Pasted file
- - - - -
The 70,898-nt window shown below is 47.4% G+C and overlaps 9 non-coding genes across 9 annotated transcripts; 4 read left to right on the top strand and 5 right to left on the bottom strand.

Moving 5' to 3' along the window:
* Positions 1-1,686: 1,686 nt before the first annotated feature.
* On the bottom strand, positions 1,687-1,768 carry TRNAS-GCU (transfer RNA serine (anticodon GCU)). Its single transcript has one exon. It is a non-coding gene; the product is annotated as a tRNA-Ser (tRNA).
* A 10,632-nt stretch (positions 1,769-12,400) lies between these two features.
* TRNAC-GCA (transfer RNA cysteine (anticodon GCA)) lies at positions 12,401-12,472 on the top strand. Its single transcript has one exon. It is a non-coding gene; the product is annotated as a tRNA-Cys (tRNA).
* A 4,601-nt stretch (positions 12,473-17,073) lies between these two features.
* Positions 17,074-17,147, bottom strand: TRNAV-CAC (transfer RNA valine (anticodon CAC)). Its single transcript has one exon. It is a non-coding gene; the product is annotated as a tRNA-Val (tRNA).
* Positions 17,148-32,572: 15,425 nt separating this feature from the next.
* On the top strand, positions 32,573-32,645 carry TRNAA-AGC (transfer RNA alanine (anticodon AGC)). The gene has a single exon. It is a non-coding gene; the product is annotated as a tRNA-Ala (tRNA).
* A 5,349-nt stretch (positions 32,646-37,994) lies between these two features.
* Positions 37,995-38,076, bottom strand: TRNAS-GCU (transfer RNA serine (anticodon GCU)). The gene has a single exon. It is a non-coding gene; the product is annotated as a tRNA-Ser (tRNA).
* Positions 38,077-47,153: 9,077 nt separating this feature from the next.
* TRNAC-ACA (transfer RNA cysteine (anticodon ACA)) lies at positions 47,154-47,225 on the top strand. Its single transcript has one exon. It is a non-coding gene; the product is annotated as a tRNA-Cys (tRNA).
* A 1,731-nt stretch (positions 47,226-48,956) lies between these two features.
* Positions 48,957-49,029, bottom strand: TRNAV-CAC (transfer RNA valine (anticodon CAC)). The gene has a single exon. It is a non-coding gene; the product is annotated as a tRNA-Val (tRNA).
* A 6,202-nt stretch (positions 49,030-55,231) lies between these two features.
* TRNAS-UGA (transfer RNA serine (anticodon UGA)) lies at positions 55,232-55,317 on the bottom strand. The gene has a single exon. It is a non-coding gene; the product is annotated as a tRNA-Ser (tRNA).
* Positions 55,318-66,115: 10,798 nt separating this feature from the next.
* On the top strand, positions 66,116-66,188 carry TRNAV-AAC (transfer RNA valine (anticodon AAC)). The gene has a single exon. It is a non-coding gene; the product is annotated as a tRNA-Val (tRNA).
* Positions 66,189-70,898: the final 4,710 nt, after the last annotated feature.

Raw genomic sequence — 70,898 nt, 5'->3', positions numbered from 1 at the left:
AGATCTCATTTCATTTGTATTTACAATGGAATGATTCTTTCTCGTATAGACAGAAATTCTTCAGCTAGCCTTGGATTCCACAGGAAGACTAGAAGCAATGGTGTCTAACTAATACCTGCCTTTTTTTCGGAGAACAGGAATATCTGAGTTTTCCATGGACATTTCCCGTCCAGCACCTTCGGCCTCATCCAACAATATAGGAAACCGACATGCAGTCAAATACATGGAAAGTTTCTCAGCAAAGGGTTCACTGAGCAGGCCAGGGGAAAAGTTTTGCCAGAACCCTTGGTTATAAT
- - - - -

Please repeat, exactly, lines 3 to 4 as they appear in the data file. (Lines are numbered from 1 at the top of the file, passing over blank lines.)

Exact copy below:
* Positions 1-1,686: 1,686 nt before the first annotated feature.
* On the bottom strand, positions 1,687-1,768 carry TRNAS-GCU (transfer RNA serine (anticodon GCU)). Its single transcript has one exon. It is a non-coding gene; the product is annotated as a tRNA-Ser (tRNA).